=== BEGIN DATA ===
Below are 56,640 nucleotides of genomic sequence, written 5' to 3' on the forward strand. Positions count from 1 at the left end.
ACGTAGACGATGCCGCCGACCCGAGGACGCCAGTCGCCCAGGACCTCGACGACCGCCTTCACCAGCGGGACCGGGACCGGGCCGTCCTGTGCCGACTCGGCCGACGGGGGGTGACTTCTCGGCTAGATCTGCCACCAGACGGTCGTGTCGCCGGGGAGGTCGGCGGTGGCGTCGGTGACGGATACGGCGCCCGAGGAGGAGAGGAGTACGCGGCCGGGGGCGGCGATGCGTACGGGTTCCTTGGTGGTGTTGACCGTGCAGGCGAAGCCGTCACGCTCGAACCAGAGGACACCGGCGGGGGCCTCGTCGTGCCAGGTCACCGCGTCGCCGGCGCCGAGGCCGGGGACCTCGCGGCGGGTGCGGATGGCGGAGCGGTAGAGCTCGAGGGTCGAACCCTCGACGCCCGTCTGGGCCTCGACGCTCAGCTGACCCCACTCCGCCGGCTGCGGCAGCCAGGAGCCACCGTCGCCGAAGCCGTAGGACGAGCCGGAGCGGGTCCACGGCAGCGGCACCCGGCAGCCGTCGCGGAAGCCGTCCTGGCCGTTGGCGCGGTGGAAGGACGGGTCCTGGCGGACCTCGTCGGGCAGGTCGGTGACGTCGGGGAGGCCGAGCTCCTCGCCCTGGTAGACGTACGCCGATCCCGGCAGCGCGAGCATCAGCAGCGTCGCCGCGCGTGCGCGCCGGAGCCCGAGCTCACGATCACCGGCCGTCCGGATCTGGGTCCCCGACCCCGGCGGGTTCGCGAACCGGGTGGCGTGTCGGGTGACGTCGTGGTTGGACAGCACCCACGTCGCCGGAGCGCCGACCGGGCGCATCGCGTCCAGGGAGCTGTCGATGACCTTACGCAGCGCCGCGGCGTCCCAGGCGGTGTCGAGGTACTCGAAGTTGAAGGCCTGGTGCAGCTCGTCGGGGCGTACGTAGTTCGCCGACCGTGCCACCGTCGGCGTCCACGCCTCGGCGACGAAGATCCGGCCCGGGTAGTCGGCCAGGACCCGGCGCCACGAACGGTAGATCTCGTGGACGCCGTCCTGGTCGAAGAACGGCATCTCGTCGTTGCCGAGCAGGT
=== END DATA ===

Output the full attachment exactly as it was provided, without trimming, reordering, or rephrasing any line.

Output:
Below are 56,640 nucleotides of genomic sequence, written 5' to 3' on the forward strand. Positions count from 1 at the left end.
ACGTAGACGATGCCGCCGACCCGAGGACGCCAGTCGCCCAGGACCTCGACGACCGCCTTCACCAGCGGGACCGGGACCGGGCCGTCCTGTGCCGACTCGGCCGACGGGGGGTGACTTCTCGGCTAGATCTGCCACCAGACGGTCGTGTCGCCGGGGAGGTCGGCGGTGGCGTCGGTGACGGATACGGCGCCCGAGGAGGAGAGGAGTACGCGGCCGGGGGCGGCGATGCGTACGGGTTCCTTGGTGGTGTTGACCGTGCAGGCGAAGCCGTCACGCTCGAACCAGAGGACACCGGCGGGGGCCTCGTCGTGCCAGGTCACCGCGTCGCCGGCGCCGAGGCCGGGGACCTCGCGGCGGGTGCGGATGGCGGAGCGGTAGAGCTCGAGGGTCGAACCCTCGACGCCCGTCTGGGCCTCGACGCTCAGCTGACCCCACTCCGCCGGCTGCGGCAGCCAGGAGCCACCGTCGCCGAAGCCGTAGGACGAGCCGGAGCGGGTCCACGGCAGCGGCACCCGGCAGCCGTCGCGGAAGCCGTCCTGGCCGTTGGCGCGGTGGAAGGACGGGTCCTGGCGGACCTCGTCGGGCAGGTCGGTGACGTCGGGGAGGCCGAGCTCCTCGCCCTGGTAGACGTACGCCGATCCCGGCAGCGCGAGCATCAGCAGCGTCGCCGCGCGTGCGCGCCGGAGCCCGAGCTCACGATCACCGGCCGTCCGGATCTGGGTCCCCGACCCCGGCGGGTTCGCGAACCGGGTGGCGTGTCGGGTGACGTCGTGGTTGGACAGCACCCACGTCGCCGGAGCGCCGACCGGGCGCATCGCGTCCAGGGAGCTGTCGATGACCTTACGCAGCGCCGCGGCGTCCCAGGCGGTGTCGAGGTACTCGAAGTTGAAGGCCTGGTGCAGCTCGTCGGGGCGTACGTAGTTCGCCGACCGTGCCACCGTCGGCGTCCACGCCTCGGCGACGAAGATCCGGCCCGGGTAGTCGGCCAGGACCCGGCGCCACGAACGGTAGATCTCGTGGACGCCGTCCTGGTCGAAGAACGGCATCTCGTCGTTGCCGAGCAGGT